39. Interesting article on an achilles’ heel of the global supply chain and why we are having problems getting things. International shipping has gone supersize to achieve economies of scale, but this means there is little ability to ship small lots of goods to ports other than the deep water ports that handle the supercargo ships. It also renders global shipping extremely vulnerable to shocks, not the least because these companies incurred and have huge debt incurred to build the ships.
    H/t NakedCapitalism

  40. Maybe these supercargo ships will soon be stranded assets, along with the Airbus A380 jumbo airplanes referred to yesterday. As Lambert (who assembles the Links list on NC) remarked on NakedCapitalism today, in reference to an article from CNN about the Three Gorges Dam in China, “Personally, I always regard gigantism (the A380, Apple headquarters, Versailles) as a sign of coming decay.”

    • Quite so taglio. We had a saying in the accountancy world long ago; that the day the company moved into their new shiny building is the day it starts dying.

  41. Re: US dollar long-term decline. Steve Ludlum says that CBs do not control the price of the dollar. Instead, the dollar is priced at the millions of gas and diesel pumps around the world daily. I.e., its fate as fiat is tied to the fate of oil. Oil has been getting cheaper to the consumer because of declining demand, and more expensive for the producer to produce. Not coincidentally, the dollar’s purchasing power has also been falling. This reflects the declining supply of surplus energy, and the fact that we can do less with the small supply of surplus energy that we have left. It also reflects that real capital are natural resources, not money, which is just a claim on resources, and we waste/destroy resources so there are less and less of them, hence less capital and less purchasing power and the increasing worth-less-ness of currency. Having said all that, there are still advantages of one currency vs. another.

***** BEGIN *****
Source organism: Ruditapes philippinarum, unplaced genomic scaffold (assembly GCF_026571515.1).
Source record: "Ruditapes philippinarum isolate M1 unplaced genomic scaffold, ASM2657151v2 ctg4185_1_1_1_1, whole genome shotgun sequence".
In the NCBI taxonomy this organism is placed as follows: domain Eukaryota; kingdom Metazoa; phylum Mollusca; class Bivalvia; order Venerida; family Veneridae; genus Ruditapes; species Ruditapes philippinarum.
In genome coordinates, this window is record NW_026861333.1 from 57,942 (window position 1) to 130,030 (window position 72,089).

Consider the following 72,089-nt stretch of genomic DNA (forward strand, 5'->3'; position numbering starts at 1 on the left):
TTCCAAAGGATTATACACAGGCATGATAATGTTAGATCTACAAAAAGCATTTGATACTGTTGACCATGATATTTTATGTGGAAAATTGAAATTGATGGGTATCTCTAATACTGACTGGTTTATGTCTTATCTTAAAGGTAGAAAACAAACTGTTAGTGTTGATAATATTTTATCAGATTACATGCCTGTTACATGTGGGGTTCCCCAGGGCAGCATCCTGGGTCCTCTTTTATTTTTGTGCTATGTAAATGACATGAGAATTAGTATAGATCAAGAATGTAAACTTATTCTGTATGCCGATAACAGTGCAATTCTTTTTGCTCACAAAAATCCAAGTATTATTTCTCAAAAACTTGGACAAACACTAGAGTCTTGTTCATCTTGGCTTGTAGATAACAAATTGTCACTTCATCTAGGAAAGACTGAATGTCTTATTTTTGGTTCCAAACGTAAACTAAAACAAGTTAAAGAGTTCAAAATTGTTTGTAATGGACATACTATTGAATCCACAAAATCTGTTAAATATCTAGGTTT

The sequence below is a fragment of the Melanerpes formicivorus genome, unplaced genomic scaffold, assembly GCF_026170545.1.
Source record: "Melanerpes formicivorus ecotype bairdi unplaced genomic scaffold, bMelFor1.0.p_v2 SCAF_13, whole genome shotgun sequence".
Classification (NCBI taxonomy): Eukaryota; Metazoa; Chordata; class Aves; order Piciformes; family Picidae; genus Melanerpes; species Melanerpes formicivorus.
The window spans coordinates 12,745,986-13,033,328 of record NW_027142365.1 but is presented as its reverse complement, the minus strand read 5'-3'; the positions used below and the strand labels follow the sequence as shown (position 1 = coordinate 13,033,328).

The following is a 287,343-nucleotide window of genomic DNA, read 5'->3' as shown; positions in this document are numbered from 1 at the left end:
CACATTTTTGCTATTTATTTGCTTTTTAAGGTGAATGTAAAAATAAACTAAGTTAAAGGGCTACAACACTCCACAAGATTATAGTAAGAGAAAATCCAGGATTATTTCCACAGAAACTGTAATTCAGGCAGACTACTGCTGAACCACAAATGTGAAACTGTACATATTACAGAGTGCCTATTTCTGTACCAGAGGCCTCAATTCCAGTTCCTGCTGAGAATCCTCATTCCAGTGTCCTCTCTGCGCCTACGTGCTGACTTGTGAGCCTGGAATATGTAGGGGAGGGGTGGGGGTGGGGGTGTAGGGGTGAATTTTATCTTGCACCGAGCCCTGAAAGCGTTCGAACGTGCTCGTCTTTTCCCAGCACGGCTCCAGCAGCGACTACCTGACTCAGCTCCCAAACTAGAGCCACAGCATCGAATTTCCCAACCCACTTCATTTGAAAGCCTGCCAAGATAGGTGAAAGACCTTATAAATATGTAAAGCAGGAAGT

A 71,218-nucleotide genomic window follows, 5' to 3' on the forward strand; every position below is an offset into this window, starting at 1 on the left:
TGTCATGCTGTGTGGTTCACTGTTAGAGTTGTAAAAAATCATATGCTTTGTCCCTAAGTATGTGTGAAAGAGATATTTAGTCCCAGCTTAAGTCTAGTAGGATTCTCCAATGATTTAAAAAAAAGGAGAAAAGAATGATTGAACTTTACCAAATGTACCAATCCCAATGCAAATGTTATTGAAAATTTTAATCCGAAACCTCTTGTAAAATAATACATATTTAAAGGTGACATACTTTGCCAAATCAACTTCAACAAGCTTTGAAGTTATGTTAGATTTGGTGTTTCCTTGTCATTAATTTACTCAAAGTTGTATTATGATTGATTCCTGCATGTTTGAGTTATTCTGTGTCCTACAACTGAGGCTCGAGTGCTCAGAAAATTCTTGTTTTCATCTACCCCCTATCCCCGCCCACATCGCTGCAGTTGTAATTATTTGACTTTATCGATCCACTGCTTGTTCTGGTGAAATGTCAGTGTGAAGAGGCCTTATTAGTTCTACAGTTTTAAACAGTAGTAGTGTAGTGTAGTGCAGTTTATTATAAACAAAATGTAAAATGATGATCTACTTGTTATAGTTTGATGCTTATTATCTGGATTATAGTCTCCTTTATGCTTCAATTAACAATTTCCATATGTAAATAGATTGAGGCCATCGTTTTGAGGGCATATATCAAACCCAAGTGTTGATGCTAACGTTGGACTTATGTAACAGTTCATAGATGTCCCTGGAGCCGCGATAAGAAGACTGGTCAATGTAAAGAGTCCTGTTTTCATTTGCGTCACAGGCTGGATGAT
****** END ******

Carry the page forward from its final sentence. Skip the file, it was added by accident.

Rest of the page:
• taigo, Re:
      “Re: US dollar long-term decline. Steve Ludlum says that CBs do not control the price of the dollar. Instead, the dollar is priced at the millions of gas and diesel pumps around the world daily. I.e., its fate as fiat is tied to the fate of oil.”

      I wrote that supply and demand determine FX prices. CB’s are just one of many factors influencing that. FX is the most liquid market in the world, and only currency controls by governments can peg their currency to X, Y, or Z. Black markets can then show large discrepancies in perceived value by the populace.

      IMO, oil doesn’t determine the $US value vs other currencies. Cumulative perceptions by the wealth of the world do. I’ve been involved in this market for 40 years.